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Posted:

January 30, 2018
Ken Galloway

Ken Galloway braved Winter Storm Jaxon to revisit his old alma mater, Century College, and share the series of events that eventually led him to his current station as General Manager of the prestigious White Bear Yacht Club.

Ken was already working full time as a chef when he heard about a culinary arts program for high school students offered at 916 Area Vo Tech Institute. The ability to work with experienced local chefs, and the promise of getting done with school for the day by 10:30 am was very attractive, and Ken jumped on the opportunity. During his senior year in the program, his GPA increased, he made meaningful connections with area chefs, and he joined the Junior Midwest Chef Society. He successfully graduated, and continued on in his working life as a chef.

Ken has always been a hardworking man, thanks to a strong family work ethic. “I learned at a young age, if I wanted to have anything, I had to work for it myself,” Ken recalls. Yet, the idea of attending college was never a discussion topic in his household at the time, and he never really considered it a possibility. But he changed his mind after one of his chef instructors, Claude Lambertz, called him out of the blue and told him to get on down to the college and register for the post-secondary Chef Training program.

The Chef Training program offered at that time was a rigorous program, running 7 a.m. to 3 p.m. all year round. Attending class while also working full time made for a grueling few years, but the training paid off. Ken’s skills grew, and he discovered a talent for cake decorating, which became a beloved aspect of his culinary career for 20 years.

Shortly after graduating, Ken attended a local Midwest Chef Society meeting and met Jean-Claude Tindillier, a French master chef and head chef of arguably Minnesota’s top French restaurant at the time – The Chouette in Wayzata. They hit it off immediately despite Tindillier’s tyrannical approach, and Ken was quickly promoted to sous chef. This culinary starting point led to Ken’s progression over the next decade from being executive chef at various local restaurants, to managing establishments.

His last position as a chef was at the Dellwood Country Club, and during this time he was recognized for several national awards; in 1990 at the National Restaurant Show in Chicago, Ken won first place for his cake design, and in 1993, he won an American Dairy Association recipe contest, which led to his recipe appearing in the Great Chefs of America cookbook.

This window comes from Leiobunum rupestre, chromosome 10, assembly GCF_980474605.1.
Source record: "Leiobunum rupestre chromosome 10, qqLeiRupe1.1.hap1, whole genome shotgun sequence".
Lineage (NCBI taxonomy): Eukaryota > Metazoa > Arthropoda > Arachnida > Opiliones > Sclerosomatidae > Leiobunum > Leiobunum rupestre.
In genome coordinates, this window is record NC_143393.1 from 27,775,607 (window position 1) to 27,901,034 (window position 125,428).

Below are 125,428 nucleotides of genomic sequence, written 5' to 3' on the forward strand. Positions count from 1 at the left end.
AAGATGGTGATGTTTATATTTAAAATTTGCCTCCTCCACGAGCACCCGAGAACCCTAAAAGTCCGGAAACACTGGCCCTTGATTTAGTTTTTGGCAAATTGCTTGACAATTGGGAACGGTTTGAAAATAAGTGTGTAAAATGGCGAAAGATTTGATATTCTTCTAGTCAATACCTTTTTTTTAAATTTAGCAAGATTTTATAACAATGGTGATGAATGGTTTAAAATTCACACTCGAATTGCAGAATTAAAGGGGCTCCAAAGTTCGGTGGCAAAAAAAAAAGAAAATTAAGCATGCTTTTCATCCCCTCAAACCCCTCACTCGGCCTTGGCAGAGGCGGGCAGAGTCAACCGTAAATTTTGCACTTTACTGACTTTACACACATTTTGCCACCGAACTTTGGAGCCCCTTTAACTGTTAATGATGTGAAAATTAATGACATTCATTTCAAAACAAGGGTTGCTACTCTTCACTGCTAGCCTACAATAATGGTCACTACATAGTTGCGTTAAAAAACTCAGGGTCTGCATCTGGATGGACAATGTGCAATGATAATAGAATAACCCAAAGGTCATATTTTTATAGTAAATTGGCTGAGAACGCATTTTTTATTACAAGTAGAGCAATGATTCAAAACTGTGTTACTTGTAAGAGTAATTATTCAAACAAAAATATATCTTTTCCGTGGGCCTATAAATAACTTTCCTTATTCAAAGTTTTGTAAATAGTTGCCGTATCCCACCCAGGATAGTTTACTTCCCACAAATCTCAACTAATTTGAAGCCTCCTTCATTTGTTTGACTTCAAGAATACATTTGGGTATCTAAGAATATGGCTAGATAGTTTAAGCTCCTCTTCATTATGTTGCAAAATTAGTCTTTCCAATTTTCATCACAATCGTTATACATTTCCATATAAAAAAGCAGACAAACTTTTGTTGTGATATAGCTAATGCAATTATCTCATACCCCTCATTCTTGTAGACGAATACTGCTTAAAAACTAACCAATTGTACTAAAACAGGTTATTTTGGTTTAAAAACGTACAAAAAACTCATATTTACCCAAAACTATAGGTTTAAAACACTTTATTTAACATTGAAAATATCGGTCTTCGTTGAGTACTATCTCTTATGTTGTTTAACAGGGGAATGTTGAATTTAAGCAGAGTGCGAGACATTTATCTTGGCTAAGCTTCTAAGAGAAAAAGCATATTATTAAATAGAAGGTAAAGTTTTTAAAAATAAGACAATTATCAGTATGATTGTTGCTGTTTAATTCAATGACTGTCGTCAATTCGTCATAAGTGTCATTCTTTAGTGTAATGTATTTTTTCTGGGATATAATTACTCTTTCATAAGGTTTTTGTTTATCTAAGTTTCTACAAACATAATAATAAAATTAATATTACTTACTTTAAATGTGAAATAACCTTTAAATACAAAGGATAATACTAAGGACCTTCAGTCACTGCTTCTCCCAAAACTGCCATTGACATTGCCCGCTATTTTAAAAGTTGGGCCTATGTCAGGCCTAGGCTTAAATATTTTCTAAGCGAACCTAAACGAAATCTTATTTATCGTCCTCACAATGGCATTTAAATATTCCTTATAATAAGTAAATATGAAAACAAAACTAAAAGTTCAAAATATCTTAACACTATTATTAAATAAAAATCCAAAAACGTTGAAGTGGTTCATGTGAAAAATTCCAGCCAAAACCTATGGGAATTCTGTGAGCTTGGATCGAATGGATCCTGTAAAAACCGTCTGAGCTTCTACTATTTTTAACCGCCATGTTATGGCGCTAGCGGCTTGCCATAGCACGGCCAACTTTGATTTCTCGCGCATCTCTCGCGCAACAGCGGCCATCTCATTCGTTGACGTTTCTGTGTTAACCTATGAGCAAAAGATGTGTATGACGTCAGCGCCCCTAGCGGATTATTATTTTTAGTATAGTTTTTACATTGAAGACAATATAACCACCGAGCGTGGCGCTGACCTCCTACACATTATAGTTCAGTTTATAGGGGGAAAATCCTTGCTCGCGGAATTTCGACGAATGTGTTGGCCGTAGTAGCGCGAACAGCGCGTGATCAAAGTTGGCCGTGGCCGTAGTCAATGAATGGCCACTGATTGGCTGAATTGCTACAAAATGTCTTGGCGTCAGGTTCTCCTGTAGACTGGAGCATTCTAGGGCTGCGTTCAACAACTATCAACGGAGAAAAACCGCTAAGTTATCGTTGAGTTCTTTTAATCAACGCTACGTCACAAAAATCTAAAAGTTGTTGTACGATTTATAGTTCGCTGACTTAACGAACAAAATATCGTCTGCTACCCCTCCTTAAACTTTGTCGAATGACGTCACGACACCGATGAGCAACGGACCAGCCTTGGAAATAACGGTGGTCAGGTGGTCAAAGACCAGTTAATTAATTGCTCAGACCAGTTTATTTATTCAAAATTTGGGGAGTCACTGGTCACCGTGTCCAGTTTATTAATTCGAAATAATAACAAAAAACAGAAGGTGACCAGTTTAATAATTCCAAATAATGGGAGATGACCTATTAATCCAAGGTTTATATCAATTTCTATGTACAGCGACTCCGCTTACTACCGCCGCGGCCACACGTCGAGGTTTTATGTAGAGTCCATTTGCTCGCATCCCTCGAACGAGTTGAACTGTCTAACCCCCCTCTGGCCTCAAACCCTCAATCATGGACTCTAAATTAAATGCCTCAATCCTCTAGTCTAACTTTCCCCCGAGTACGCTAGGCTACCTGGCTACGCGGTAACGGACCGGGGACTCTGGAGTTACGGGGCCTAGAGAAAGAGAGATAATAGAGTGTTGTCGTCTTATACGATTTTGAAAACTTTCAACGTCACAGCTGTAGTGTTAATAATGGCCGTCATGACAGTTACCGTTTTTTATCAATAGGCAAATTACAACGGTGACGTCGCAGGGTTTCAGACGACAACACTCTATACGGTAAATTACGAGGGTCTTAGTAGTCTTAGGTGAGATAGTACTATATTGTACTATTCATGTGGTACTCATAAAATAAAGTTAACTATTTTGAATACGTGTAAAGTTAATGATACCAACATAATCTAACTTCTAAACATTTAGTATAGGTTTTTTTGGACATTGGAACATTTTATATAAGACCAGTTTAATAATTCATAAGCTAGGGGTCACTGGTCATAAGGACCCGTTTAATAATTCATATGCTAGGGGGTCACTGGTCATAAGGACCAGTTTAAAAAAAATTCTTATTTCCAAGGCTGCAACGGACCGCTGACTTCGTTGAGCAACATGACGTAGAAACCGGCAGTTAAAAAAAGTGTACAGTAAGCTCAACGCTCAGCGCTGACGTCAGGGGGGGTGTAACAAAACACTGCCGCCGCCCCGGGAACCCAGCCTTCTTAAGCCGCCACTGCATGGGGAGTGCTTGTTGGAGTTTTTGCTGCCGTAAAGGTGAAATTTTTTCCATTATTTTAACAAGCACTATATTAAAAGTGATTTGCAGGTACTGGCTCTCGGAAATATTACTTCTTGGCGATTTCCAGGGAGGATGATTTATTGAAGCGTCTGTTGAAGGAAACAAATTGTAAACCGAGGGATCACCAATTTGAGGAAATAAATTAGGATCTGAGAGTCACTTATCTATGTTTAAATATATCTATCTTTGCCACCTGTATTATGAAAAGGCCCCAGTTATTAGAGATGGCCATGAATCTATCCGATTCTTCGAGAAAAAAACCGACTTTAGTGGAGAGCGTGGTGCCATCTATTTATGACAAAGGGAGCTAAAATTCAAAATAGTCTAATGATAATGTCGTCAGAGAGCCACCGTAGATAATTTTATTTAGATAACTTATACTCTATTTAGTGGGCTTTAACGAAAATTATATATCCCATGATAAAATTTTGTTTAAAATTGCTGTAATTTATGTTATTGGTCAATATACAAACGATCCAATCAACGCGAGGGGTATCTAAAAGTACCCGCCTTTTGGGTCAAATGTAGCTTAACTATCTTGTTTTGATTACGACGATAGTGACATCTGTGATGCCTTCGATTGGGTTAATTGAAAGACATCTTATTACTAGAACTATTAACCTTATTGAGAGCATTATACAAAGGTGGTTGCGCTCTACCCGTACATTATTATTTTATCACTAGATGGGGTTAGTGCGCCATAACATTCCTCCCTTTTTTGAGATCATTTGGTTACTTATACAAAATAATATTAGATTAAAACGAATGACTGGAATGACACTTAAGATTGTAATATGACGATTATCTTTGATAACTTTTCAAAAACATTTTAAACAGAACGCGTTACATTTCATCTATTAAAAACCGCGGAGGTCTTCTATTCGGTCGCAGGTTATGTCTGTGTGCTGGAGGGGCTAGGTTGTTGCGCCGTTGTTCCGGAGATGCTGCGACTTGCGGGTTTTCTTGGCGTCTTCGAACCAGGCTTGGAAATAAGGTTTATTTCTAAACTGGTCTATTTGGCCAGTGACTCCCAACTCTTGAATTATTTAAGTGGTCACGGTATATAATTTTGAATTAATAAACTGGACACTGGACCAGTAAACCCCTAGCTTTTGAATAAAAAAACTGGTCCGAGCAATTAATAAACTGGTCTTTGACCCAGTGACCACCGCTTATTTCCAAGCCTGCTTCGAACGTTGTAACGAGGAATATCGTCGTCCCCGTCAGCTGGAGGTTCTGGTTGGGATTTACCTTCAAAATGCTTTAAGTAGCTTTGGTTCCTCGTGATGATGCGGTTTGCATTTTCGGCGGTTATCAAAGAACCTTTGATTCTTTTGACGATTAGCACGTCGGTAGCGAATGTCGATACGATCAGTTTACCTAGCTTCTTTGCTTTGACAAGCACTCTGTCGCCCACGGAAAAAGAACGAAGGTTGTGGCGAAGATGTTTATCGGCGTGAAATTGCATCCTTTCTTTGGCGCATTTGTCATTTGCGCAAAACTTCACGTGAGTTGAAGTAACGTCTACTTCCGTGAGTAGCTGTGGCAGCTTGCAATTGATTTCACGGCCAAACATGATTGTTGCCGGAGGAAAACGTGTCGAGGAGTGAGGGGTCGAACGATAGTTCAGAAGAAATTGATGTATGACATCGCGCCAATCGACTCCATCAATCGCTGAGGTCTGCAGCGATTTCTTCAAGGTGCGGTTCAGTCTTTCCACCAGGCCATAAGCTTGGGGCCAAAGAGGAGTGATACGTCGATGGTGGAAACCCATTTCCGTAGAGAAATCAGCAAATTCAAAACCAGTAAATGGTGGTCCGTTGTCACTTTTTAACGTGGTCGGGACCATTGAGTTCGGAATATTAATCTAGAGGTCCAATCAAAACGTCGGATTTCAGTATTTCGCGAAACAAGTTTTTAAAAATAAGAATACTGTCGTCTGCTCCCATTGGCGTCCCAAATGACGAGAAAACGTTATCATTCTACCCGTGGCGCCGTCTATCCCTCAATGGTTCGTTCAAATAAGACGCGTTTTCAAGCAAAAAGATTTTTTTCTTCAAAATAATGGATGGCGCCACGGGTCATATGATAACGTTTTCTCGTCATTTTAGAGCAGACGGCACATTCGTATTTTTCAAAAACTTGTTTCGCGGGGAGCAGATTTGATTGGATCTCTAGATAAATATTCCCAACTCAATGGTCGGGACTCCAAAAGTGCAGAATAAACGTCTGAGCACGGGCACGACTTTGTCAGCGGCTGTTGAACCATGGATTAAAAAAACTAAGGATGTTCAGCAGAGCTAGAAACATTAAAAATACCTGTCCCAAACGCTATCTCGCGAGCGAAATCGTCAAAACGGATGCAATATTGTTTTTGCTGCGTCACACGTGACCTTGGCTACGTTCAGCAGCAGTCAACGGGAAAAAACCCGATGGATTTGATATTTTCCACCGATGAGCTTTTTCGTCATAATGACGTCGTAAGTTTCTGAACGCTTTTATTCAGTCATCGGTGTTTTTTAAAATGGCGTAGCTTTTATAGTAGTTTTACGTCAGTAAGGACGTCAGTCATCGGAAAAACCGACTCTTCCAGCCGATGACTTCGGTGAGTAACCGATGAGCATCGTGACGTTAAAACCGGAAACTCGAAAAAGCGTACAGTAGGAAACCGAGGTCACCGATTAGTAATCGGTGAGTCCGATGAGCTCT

But with four children at home, Ken wanted to shift toward a career that allowed for more family time, so he pursued training opportunities across the country in club management. He worked his way up, starting at the Edina Country Club, then the Wayzata Country Club, and finally he landed a position close to home, as General Manager of the Dellwood Hills Golf Club. Today, Ken is the General Manager of the White Bear Yacht Club.

Though his time of being a chef has passed, Ken still dabbles in creating artistic, competition-worthy special occasion deserts and hosting dinners for family and friends.

Ken speaks fondly of his time at Dellwood because it enabled him to be connected to the community, and to volunteer. The food industry is one avenue he uses to make a difference – he has been involved in the White Bear Food Shelf for over a decade. Ken believes he was given the skills he has to help provide for people who are hungry.

This desire for using his talents to help others led to Ken chairing the coordination of the Bear’ly Open, a fundraiser for the White Bear Area Emergency Food Shelf, coordinated by the White Bear Lake Rotary and White Bear Events, and supported by over 40 local sponsors.

Ken stresses the importance of giving monetary donations to the food shelf in lieu of food donations, because the purchasing power of the food shelf is about $8 for every $1 donated. To date, the Bear’ly Open has raised $136,000 for the food shelf, which translates into $1,085,000 in purchasing power!

Ken says, “The last statistic I had is 28% of students in the White Bear school district qualified for free or reduced lunch programs; in three local elementary schools, the need is over 50%, and the need just keeps growing.”

Ken is proud of what the Bear’ly Open does to help the food shelf. “I really feel this is a path I was meant to be on, in this career. Being able to work and volunteer in the White Bear area is a really important part of my life,” he says.

“As far as Century’s impact on my life… I can’t imagine what might have happened to me had I not stumbled across those chefs and the culinary program at Century College,” Ken says. “Hospitality is a hard career with a lot of personal sacrifice, but I’ve been able to use those skills to live a meaningful life, raise a family, put my kids through college, and contribute to the community.”

Now that the Bear’ly Open has achieved their initial goal of raising $1 million worth of food product, the new goal in their 11th year of operating is to raise $2 million. If you are interested in participating as a golfer or a volunteer, learn more at bearlyopen.org. The event is family-friendly, and costumes are encouraged!

Contact:

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Director of Alumni Relations, Foundation